(12 mins) In this episode, Dr. Hackie Reitman speaks with Kimberley Spire-Oh. Kimberley is a private attorney for Special Education and Disability Law, and is a special education advocate. In addition to serving on the board her at Different Brains Inc., Kimberley currently serves as co-president of the Learning Disabilities Association (LDA) of Florida, co-chair of the League of Women Voters of Palm Beach County’s Education Committee, co-chair of the Juvenile Justice Committee and member of the Advocacy Committee for LDA of America; on the Board of Advisors for the Council for Autism and Neurodiversity; and as a member of the Florida State Advisory Committee for the Education of Exceptional Students, the Florida Developmental Disabilities Council’s Partners in Policymaking 2012 Class, the Florida Association of Special Education Attorneys, the Disability Rights Bar Association, as well as the Palm Beach County School District’s Diversity and Equity Committee and Exceptional Student Education Advisory Committee. Kimberley discusses how raising her son led her to fighting for the rights of the neurodiverse and challenged, the common challenges parents face in making sure their children get proper support, and gives advice on how to support individuals with different brains.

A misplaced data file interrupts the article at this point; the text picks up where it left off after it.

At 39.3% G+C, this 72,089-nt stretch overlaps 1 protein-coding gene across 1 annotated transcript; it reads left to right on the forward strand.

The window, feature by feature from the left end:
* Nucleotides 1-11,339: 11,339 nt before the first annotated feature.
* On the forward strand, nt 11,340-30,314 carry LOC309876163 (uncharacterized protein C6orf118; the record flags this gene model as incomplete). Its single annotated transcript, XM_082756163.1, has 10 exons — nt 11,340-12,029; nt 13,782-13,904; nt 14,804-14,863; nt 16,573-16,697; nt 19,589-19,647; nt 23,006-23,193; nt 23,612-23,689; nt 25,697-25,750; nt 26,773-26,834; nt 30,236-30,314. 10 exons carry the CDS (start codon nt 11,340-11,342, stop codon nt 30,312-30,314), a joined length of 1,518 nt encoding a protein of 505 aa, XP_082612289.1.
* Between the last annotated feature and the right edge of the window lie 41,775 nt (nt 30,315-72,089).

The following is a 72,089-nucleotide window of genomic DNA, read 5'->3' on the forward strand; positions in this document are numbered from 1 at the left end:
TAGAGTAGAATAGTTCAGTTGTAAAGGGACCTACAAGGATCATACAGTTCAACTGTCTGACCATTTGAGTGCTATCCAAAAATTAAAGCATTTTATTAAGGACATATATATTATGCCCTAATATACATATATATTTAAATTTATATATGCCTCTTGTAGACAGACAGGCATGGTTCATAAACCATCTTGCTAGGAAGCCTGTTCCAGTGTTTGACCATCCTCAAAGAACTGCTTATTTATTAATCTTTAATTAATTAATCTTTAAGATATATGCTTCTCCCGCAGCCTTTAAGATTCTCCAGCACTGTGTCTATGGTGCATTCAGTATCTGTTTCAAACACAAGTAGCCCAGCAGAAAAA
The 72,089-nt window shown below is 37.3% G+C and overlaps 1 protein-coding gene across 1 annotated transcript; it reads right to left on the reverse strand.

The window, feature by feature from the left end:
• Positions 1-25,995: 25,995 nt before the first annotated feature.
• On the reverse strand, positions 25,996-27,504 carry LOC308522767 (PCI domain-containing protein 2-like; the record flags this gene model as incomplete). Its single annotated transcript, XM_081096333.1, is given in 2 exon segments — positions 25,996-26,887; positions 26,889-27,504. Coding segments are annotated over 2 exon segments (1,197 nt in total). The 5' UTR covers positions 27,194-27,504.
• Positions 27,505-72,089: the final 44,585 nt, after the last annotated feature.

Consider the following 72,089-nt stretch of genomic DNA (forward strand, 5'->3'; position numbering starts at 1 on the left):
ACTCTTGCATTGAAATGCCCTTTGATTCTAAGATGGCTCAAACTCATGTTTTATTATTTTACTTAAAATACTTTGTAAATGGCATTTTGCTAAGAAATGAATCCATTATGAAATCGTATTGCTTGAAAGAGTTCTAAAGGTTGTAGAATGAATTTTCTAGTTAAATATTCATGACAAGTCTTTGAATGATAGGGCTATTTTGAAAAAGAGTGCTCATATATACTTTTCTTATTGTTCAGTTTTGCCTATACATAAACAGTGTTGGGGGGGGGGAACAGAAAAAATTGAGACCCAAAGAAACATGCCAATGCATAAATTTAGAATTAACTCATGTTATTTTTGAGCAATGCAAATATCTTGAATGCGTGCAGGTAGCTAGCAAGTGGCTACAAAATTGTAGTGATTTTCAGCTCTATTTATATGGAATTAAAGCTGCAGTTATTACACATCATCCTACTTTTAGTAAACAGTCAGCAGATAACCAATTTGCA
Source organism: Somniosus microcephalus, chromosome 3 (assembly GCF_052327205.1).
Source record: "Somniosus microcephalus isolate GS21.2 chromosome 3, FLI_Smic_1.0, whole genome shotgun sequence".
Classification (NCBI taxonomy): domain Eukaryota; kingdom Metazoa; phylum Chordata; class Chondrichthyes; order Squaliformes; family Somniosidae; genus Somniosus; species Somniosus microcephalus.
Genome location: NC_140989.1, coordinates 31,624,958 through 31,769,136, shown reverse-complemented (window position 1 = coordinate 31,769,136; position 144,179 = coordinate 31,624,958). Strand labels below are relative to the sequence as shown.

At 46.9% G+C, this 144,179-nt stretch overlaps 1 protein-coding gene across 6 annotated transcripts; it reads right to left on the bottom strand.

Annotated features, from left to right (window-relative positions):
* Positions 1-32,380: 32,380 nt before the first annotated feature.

For more about Kimberley Spire-Oh, visit: http://www.ksolawfirm.com
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HACKIE REITMAN, M.D. (HR): Hi I’m Dr. Hackie Reitman welcome to another episode of Exploring Different Brains. Today I’m so happy to have one of my heroes on the show here. She is none other than Kimberly Spire-Oh, who in addition to being an attorney who specializes in disabilities and special education, and fighting for the underdog. Kimberly is just about on every board there is here in South Florida, for all these worthy causes. And I’m really proud that she’s one of our board members on Different Brains. Kimberly welcome.
KIMBERLEY SPIRE-OH (KS): Thank you very much it’s a pleasure to be here.
HR: Well it’s a bigger pleasure to have you here. Why don’t you tell our audience what I already
know, tell us the story about how you got into all this.